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The Crisis Cell Bombing That Changed the Course of Syria

When an explosion killed four Assad officers, a potential coup and overthrow of the Assad ruling family was prevented and the course of the war was changed forever writes Al-Modon.
The Crisis Cell Bombing That Changed the Course of Syria

Seven years after the bombing of the Crisis Security Cell, which killed four major Assad regime officers, mystery still surrounds the incident. But security sources told Al-Modon that the bombing had preempted a coup attempt against Assad, according to Al-Modon’s security sources.

The explosion killed four regime generals, who had been attending periodic meetings of the Crisis Control Room, which had been formed after the Syrian revolution erupted. The Deputy Defense Minister, General Assef Shawkat, was killed, as well as the Defense Minister, Dawoud Abdullah Rajiha, as well as head of the National Security Bureau, Hisham Ikhitiyar, and the head of the Crisis Cell, General Hassan Turkmani, as well as wounding the Interior Minister, General Mohamed al-Shaer.

Figures who had been supposed to attend the meeting, but were absent, included General Ali Mamlouk, who had been heard of the State Security Directorate, and General Abdel-Fatah Qudsiyeh, head of the Air Force Intelligence Directorate. They had been the original members in the Crisis Cell, and they were intentionally absent from the meeting, according to Al-Modon’s sources. All of those who were absent were transferred to replace those who were killed.

A high-level security source told Al-Modon that the Crisis Cell bombing was the biggest event to change the course of the Syrian revolution. After that it was an open war waged by the regime against the rebelling cities and towns, using planes and tanks and invasions of cities and bombings. After the blast, Iranian forces intervened directly, as well as through Lebanese and Iraqi militias.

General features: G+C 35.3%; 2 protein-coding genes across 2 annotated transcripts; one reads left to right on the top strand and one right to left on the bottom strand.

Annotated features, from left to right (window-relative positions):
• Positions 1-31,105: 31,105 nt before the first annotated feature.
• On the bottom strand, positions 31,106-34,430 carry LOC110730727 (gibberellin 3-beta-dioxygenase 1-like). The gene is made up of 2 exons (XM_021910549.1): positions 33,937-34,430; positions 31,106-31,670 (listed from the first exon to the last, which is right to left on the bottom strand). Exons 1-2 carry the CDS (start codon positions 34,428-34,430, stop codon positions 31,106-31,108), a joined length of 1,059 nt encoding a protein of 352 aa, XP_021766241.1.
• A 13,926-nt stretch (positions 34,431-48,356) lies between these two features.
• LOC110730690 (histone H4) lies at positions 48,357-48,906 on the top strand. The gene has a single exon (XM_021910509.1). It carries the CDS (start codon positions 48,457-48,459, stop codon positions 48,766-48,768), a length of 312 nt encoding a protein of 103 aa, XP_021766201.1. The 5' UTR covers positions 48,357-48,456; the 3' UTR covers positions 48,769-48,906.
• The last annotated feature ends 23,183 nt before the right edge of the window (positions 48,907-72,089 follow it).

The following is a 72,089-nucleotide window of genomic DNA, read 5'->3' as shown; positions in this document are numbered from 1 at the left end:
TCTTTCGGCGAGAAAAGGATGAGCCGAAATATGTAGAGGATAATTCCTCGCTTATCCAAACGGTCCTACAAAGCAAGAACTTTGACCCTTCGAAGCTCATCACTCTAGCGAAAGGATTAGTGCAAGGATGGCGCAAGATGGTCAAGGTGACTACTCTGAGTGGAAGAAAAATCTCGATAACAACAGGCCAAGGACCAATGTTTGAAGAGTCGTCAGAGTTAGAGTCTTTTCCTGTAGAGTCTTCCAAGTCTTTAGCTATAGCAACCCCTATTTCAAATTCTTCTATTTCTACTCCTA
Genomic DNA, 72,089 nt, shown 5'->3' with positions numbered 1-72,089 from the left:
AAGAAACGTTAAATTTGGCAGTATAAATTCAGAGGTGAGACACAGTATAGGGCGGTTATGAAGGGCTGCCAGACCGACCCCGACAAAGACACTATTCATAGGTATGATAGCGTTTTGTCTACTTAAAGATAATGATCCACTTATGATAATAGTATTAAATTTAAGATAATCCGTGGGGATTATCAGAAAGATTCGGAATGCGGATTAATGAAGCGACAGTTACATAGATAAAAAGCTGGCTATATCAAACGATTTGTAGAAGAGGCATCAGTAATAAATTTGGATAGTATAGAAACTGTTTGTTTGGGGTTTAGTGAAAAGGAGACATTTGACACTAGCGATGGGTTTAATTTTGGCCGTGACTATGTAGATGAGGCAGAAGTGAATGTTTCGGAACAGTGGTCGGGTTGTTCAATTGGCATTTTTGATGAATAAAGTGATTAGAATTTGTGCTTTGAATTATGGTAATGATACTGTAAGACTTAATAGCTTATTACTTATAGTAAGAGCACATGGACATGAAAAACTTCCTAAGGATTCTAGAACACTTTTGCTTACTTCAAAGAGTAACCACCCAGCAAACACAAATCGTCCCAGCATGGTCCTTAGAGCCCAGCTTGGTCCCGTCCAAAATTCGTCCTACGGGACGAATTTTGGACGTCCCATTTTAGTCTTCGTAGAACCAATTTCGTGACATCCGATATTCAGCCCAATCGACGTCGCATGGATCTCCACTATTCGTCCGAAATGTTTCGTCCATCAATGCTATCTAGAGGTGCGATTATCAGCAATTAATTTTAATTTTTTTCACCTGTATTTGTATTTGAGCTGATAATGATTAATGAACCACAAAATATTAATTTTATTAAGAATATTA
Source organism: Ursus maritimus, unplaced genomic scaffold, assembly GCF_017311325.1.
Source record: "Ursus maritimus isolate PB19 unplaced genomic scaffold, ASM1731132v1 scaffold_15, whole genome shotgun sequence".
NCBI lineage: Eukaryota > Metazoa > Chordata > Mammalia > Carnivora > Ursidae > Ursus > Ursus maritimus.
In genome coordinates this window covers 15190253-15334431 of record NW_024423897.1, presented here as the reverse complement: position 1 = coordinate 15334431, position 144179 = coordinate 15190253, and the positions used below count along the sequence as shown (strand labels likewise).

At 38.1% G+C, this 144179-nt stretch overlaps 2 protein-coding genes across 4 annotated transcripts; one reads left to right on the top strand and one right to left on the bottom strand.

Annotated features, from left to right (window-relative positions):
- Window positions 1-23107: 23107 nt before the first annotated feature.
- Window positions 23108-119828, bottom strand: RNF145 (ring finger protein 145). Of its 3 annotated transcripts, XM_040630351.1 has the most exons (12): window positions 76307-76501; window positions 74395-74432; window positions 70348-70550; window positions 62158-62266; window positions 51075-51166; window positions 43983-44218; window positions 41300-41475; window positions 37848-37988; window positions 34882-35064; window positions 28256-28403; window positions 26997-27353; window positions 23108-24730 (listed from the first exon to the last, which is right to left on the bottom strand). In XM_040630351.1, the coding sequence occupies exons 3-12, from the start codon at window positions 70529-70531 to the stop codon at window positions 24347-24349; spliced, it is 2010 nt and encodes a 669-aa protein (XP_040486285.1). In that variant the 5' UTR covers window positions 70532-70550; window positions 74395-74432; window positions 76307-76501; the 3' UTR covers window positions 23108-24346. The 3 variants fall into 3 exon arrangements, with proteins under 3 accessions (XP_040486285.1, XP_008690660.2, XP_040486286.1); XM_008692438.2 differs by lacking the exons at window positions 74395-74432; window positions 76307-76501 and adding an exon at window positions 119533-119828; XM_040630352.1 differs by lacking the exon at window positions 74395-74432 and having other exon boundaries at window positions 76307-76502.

Failed coup attempt?

Al-Modon’s sources said that a week before the meeting, there had been changes in the relevant guard at the National Security building, on the pretext of opposition groups being able to carry out operations deep in the capital Damascus. The changing of the guard aimed to disable the network of those who were working with the people killed inside the National Security building and prevent them from becoming aware of what was being prepared.

Security sources said that the people who were killed in the meeting were coordinating with some countries to remove Assad and to stop the bloodshed in Syria, form a transitional government, and that even if it didn’t change much in the ruling system in Syria, it would have satisfied most parties.

The source said that there had been intense communication between these figures and the intelligence agencies of different countries, most prominently Israel, Egypt, Saudi Arabia and Russia, to remove Assad. The candidate to take the reins of power after the coup was Major General Hisham Ikhtiyar. Those killed were also coordinating with prominent Syrian businessmen and major army officers, as well as ministers in the government who were not satisfied with how the crisis had been managed in Syria.

The National Security bombing, according to the source, occurred at the orders of Bashar al-Assad and his brother Maher, who had been commanding the Fourth Division and working intensively to repress the protests in most Syrian cities. The blast was to rid them of these “conspirators” before they could rebel and carry out a coup against the Assad family.

Bashar al-Assad not only assassinated the crisis cell to prevent a coup against him, but the Presidential Palace Intelligence also carried out a campaign of killings and arrests that affected more than 40 people, including the army and intelligence, in coordination with figures who carried out the assassinations. All of this, according to Al-Modon’s sources, was carried out carefully and quietly, taking advantage of the security chaos and blasts that were hitting Damascus at the time.

 

This article was translated and edited by The Syrian Observer. The Syrian Observer has not verified the content of this story. Responsibility for the information and views set out in this article lies entirely with the author.

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